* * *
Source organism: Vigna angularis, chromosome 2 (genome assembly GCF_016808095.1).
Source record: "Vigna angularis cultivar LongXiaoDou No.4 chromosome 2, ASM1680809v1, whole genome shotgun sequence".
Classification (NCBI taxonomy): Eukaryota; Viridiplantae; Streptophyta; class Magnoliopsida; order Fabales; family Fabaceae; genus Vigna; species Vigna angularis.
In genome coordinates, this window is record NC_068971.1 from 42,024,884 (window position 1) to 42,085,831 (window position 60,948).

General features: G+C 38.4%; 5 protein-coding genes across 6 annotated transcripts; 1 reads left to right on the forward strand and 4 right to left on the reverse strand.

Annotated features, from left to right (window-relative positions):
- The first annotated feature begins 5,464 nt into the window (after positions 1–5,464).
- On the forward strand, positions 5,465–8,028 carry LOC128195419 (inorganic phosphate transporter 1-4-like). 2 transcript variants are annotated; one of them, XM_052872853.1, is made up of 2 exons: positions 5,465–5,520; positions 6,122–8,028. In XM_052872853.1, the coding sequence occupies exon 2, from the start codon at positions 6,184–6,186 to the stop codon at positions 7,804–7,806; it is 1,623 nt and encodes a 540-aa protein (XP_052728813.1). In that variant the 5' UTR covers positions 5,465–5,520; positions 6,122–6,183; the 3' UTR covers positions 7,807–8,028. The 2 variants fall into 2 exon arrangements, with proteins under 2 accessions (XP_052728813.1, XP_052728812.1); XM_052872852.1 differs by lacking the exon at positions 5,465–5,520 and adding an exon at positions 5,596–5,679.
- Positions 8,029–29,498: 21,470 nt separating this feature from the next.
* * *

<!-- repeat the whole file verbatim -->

Source organism: Vigna angularis, chromosome 2 (genome assembly GCF_016808095.1).
Source record: "Vigna angularis cultivar LongXiaoDou No.4 chromosome 2, ASM1680809v1, whole genome shotgun sequence".
Classification (NCBI taxonomy): Eukaryota; Viridiplantae; Streptophyta; class Magnoliopsida; order Fabales; family Fabaceae; genus Vigna; species Vigna angularis.
In genome coordinates, this window is record NC_068971.1 from 42,024,884 (window position 1) to 42,085,831 (window position 60,948).

General features: G+C 38.4%; 5 protein-coding genes across 6 annotated transcripts; 1 reads left to right on the forward strand and 4 right to left on the reverse strand.

Annotated features, from left to right (window-relative positions):
- The first annotated feature begins 5,464 nt into the window (after positions 1–5,464).
- On the forward strand, positions 5,465–8,028 carry LOC128195419 (inorganic phosphate transporter 1-4-like). 2 transcript variants are annotated; one of them, XM_052872853.1, is made up of 2 exons: positions 5,465–5,520; positions 6,122–8,028. In XM_052872853.1, the coding sequence occupies exon 2, from the start codon at positions 6,184–6,186 to the stop codon at positions 7,804–7,806; it is 1,623 nt and encodes a 540-aa protein (XP_052728813.1). In that variant the 5' UTR covers positions 5,465–5,520; positions 6,122–6,183; the 3' UTR covers positions 7,807–8,028. The 2 variants fall into 2 exon arrangements, with proteins under 2 accessions (XP_052728813.1, XP_052728812.1); XM_052872852.1 differs by lacking the exon at positions 5,465–5,520 and adding an exon at positions 5,596–5,679.
- Positions 8,029–29,498: 21,470 nt separating this feature from the next.